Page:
Serum 25-hydroxyvitamin D levels in patients with skin diseases including psoriasis, infections, and atopic dermatitis.
Dermatoendocrinol. 2018 Feb 22;10(1):e1442159. doi: 10.1080/19381980.2018.1442159. eCollection 2018.
Amon U1, Baier L1, Yaguboglu R1, Ennis M2, Holick MF3, Amon J1.
- Reasons for low vitamin D levels (Vit D can treat various skin problems) – 2016
- Dermatologists are reminded of the importance of vitamin D in 8 diseases – Oct 2017
- Eczema (Atopic Dermatitis) treated by 1600 IU of vitamin D – meta-analysis Dec 2016
- Atopic Dermatitis risk is 55 percent higher if low vitamin D – Meta-analysis Oct 2015
- Every person having Verneuil's disease (skin) was vitamin D deficient – Dec 2014
- Skin category listing has
105 items along with related searches
- Psorasis reduced for those getting Vitamin D levels above 50 ng – Feb 2018
- Psoriasis severity associated with low vitamin D (10 studies) – meta-analysis Jan 2018
- Psoriasis – less frequent and shorter duration with higher vitamin D (45 ng is nice) – Dec 2016
- 35,000 IU vitamin D daily for 6 months helped ALL psoriasis suffers (106 ng) – Brazil March 2013
- Psorasiis category listing has
58 items along with related searches
Skin Disease: Vitamin D level (ng)
Association betweem two skin diseases: 30% = 0.3
The pathogenetic role of vitamin D as well as its clinical correlation in inflammatory skin diseases is still uncertain. This study aimed to compare serum levels of 25(OH) vitamin D (calcidiol) in outpatients suffering from different skin diseases using the same laboratory method in one study. In routine serum samples of 1,532 patients from the previous 12 months we identified retrospectively 180 (mean age 49.4 years, 80 female, 100 male) and 205 (mean age 36.3 years, 116 female, 89 male) patients with psoriasis (PSO) and atopic dermatitis (AD), respectively. Clinical disease activity and quality of life was evaluated using Physicians Global Assessment Scores (PGA), Dermatology Life Quality Index (DLQI), and a Visual Analog Scale for pruritus in AD, respectively. The median 25(OH)D serum level of all patients (22.97 ng/mL, range 2.61-96.0, n = 1,461) was significantly lower in comparison to healthy controls (41.6 ng/mL, range 16.9-77.57, p < 0.0001, n = 71). In PSO and AD we measured 21.05 ng/mL (44% < 20 ng/mL) and 22.7 ng/mL (39% < 20 ng/mL), respectively (p = 0.152).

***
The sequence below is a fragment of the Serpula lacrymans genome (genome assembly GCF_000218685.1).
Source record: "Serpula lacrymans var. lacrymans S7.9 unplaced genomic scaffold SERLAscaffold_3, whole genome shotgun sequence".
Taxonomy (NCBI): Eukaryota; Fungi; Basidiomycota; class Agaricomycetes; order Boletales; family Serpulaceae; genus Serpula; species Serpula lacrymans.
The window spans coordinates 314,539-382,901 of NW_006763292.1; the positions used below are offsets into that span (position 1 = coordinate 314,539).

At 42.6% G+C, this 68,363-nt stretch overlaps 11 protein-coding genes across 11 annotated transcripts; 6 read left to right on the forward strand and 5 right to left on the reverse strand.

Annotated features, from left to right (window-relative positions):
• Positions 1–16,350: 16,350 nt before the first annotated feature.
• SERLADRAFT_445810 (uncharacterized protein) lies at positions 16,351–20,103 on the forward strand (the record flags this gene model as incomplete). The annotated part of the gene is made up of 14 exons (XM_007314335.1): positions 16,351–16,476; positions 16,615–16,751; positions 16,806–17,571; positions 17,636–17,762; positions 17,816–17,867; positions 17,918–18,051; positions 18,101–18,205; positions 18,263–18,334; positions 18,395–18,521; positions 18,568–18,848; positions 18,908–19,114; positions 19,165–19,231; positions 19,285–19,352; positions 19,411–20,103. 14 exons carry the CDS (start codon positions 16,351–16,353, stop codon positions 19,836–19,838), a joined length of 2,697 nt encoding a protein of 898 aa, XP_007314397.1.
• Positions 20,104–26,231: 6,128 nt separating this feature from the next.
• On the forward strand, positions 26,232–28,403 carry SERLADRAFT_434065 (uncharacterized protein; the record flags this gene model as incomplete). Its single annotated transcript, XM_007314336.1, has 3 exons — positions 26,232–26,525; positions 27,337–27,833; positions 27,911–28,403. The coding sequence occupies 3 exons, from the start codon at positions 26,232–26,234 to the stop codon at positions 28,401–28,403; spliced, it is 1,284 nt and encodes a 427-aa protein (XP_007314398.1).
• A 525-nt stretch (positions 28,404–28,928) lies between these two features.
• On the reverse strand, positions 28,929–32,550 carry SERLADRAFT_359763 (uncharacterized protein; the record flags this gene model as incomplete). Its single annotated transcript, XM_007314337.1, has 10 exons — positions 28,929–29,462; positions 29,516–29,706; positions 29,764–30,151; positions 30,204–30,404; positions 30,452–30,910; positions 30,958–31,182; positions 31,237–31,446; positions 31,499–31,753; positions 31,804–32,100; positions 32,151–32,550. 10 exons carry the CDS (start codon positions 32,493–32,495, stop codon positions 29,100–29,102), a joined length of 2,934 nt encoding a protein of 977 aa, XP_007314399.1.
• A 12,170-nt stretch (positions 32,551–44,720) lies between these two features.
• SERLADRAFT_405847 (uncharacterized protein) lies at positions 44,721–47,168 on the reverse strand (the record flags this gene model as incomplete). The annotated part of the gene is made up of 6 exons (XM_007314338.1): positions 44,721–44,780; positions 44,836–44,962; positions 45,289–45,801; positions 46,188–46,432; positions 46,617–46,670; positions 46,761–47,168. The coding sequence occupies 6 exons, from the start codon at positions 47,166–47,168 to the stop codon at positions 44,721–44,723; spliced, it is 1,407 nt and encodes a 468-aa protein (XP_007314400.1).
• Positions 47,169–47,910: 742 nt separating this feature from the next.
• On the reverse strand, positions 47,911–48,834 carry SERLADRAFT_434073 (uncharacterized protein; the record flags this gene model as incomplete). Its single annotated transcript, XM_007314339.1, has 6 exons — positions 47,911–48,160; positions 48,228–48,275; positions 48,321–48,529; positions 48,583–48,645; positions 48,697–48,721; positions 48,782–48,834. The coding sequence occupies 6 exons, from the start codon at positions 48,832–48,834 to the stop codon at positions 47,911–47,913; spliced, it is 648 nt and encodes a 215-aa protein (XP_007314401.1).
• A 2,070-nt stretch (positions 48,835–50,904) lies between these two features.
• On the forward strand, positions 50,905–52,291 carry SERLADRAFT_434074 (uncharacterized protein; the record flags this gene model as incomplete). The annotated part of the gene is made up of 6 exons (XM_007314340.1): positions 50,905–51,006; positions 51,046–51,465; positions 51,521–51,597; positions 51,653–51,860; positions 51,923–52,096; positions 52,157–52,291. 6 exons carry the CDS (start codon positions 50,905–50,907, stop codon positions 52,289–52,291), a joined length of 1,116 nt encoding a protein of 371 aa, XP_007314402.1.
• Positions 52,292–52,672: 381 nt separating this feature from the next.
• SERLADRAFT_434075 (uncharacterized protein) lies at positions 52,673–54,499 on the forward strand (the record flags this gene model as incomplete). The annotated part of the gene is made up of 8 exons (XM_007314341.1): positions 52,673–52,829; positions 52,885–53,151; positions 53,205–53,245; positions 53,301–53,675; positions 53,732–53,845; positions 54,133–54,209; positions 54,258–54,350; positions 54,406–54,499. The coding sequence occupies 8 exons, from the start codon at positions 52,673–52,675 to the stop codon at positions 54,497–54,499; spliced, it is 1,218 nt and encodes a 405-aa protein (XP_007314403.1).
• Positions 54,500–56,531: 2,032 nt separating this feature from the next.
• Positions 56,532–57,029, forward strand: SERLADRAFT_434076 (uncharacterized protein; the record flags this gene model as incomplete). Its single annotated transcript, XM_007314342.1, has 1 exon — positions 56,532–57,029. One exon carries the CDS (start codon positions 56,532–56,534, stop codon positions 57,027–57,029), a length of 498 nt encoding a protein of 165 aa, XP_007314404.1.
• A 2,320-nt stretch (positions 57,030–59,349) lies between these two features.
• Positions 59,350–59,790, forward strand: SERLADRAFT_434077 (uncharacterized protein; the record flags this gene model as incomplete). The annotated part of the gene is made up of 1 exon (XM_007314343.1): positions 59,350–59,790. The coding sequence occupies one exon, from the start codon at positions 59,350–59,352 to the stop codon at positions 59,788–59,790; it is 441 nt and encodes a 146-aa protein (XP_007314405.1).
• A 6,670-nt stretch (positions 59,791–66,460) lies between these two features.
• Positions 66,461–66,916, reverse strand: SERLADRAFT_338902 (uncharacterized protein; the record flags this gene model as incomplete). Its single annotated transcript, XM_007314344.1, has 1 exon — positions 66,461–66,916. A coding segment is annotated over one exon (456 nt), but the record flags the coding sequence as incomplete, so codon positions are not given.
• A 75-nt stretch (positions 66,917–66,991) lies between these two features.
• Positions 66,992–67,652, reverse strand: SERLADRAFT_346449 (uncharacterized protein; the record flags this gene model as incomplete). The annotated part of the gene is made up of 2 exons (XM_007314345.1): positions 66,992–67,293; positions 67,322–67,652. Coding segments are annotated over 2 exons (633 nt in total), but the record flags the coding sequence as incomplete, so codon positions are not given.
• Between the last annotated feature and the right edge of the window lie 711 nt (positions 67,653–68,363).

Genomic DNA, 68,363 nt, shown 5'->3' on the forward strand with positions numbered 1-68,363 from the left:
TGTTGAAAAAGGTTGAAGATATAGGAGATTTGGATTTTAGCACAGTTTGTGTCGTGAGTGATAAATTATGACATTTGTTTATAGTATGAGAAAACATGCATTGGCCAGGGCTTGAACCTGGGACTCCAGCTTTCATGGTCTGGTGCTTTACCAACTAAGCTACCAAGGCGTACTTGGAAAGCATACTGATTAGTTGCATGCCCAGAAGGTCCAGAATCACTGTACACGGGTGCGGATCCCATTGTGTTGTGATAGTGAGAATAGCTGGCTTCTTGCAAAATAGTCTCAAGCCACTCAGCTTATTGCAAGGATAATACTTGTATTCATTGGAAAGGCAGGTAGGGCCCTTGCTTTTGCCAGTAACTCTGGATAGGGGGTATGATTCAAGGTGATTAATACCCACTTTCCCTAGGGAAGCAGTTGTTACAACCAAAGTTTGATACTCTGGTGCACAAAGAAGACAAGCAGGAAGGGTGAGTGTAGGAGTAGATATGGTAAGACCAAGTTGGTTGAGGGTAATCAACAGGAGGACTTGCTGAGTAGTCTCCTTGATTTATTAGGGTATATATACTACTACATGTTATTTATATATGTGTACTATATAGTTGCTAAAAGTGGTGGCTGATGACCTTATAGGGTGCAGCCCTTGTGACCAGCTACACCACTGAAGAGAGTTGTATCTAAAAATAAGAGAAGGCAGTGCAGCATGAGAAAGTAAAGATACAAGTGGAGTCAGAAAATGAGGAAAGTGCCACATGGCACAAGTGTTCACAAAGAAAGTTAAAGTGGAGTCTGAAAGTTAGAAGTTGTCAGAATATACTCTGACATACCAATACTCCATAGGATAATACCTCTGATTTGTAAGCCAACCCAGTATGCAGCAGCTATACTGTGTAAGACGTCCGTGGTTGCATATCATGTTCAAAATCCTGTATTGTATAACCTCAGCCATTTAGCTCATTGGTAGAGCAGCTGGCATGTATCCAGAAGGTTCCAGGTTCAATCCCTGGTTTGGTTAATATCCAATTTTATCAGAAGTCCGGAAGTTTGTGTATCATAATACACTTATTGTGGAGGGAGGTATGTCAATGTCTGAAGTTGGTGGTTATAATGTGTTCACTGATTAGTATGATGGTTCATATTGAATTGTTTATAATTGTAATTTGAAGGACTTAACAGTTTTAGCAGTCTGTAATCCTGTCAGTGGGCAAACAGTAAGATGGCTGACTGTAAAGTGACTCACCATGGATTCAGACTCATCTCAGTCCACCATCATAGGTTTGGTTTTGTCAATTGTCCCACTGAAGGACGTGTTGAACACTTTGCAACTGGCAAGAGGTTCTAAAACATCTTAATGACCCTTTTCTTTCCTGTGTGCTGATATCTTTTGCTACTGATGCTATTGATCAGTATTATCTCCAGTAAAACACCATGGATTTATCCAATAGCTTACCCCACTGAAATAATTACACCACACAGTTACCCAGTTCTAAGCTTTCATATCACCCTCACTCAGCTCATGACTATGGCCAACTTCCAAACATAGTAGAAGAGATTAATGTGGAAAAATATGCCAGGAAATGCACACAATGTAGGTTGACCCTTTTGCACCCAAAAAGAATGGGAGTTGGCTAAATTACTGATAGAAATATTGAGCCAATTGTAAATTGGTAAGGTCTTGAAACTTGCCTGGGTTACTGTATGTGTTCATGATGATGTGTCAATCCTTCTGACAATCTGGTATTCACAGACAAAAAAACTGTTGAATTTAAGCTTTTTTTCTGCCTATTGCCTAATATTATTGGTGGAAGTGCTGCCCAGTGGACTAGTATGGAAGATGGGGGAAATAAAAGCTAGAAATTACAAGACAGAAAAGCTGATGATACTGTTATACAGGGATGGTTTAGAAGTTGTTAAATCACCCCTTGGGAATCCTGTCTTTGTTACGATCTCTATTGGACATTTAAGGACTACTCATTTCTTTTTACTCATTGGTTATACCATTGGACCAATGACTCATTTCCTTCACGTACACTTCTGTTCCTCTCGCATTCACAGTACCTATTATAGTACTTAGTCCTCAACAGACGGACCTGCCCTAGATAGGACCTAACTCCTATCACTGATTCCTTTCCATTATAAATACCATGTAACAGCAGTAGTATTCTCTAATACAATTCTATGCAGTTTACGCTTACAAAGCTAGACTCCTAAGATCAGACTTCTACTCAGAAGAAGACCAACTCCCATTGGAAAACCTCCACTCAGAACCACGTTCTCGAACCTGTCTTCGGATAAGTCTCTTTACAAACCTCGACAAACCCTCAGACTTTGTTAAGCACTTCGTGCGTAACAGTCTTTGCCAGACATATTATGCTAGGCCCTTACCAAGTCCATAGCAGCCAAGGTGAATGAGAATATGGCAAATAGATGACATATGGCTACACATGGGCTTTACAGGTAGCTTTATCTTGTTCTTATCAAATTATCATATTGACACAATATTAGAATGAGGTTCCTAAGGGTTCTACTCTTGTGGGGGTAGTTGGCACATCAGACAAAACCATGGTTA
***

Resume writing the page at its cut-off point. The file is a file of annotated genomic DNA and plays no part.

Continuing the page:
Among all subgroups, patients with severe acute or chronic infectious skin diseases had the lowest median 25(OH)D serum levels (17.11 ng/mL, n = 94, 66% <20 ng/mL, p < 0,001 vs. AD, p = 0,007 vs. PSO). For PSO and AD there was no significant correlation between 25(OH)D levels and PGA scores and DLQI values, respectively, or the extent of pruritus in AD. 25(OH)D serum levels in inflammatory skin diseases might correlate more with the type of disease and the degree of inflammation than with clinical activity itself.Many skin problems are associated with each other and with low vitamin D – Feb 2018
2903 visitors, last modified 22 Aug, 2018,This page is in the following categories (# of items in each category)Psoriasis 58 Skin 105